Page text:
There are several blocking operations (waiting send, waiting yield, and waiting take) so you can make a program which has dead-lock and live-lock issues.

Some kind of shareable objects can introduce transactions (STM, for example). However, misusing transactions will generate inconsistent state.

Without ractors, you need to trace all state mutations to debug thread-safety issues. However, the beauty of ractors is that we can concentrate our efforts on suspicious shared code.

When and Why Should I Use Ractors in Ruby?

When you create a ractor for the first time, you'll get a warning like this one:

<internal:ractor>:267: warning: Ractor is experimental, and the behavior may change in future versions of Ruby! Also there are many implementation issues.

However, that does not mean that you should avoid using ractors. Due to parallel execution, ractors can complete processes way faster than when processes are carried out synchronously.

In the Ruby 3.0.0 release notes, you'll find this benchmark example of the Tak function, where it is executed sequentially four times, and four times in parallel with ractors:

def tarai(x, y, z) = x <= y ? y : tarai(tarai(x-1, y, z), tarai(y-1, z, x), tarai(z-1, x, y)) require 'benchmark' do |x| # sequential version'seq'){ 4.times{ tarai(14, 7, 0) } } # parallel version with ractors'par'){ do { tarai(14, 7, 0) } end.each(&:take) } end

The results are as follows:

Benchmark result: user system total real seq 64.560736 0.001101 64.561837 ( 64.562194) par 66.422010 0.015999 66.438009 ( 16.685797)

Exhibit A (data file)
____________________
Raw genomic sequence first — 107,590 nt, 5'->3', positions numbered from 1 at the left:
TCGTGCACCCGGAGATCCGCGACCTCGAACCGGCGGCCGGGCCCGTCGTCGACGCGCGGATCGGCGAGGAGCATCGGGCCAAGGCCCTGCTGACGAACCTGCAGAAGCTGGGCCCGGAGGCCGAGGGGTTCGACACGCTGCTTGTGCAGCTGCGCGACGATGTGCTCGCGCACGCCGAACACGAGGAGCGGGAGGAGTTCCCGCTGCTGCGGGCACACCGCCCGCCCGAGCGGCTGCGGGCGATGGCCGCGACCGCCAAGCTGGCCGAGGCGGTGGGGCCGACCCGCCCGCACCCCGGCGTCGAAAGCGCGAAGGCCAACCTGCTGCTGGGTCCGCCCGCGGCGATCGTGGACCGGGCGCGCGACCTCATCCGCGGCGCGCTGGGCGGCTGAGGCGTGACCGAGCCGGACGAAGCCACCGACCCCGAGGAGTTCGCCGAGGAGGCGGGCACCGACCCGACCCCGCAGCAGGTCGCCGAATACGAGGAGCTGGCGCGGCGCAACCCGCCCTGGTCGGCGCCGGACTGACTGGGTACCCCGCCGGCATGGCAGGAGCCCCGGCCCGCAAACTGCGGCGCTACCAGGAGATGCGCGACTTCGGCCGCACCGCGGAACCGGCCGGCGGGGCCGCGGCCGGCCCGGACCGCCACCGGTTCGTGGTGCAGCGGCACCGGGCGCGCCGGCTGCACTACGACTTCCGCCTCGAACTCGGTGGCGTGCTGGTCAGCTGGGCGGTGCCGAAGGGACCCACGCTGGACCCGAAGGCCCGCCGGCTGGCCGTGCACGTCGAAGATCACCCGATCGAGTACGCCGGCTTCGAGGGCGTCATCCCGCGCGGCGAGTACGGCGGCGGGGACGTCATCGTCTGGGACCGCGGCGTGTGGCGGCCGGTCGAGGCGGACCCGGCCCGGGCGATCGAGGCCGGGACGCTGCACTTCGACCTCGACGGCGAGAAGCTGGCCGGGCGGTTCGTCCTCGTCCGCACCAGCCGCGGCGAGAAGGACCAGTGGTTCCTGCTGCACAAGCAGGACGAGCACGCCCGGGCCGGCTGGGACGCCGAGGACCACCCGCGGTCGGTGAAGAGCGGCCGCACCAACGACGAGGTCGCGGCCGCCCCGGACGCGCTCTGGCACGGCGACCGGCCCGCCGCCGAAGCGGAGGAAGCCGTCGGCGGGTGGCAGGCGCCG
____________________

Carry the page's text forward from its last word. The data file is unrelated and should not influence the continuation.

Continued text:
The Ruby 3.0.0 release notes state:

The result was measured on Ubuntu 20.04, Intel(R) Core(TM) i7-6700 (4 cores, 8 hardware threads). It shows that the parallel version is 3.87 times faster than the sequential version.

So if you need a faster process execution time that can run in parallel on machines with multiple cores, ractors are not a bad idea at all.

Modifying class/module objects on multi-ractor programs can introduce race conditions and should be avoided as much as possible. However, most objects are unshareable, so the need to implement locks to prevent race conditions becomes obsolete. If objects are shareable, they are protected by an interpreter or locking mechanism.

Creating Your First Ractor in Ruby

Creating a ractor is as easy as creating any class instance. Call with a block — { block }. This block is run in parallel with every other ractor.

It is important to note that every example shown from this point onwards was performed in Ruby 3.1.2.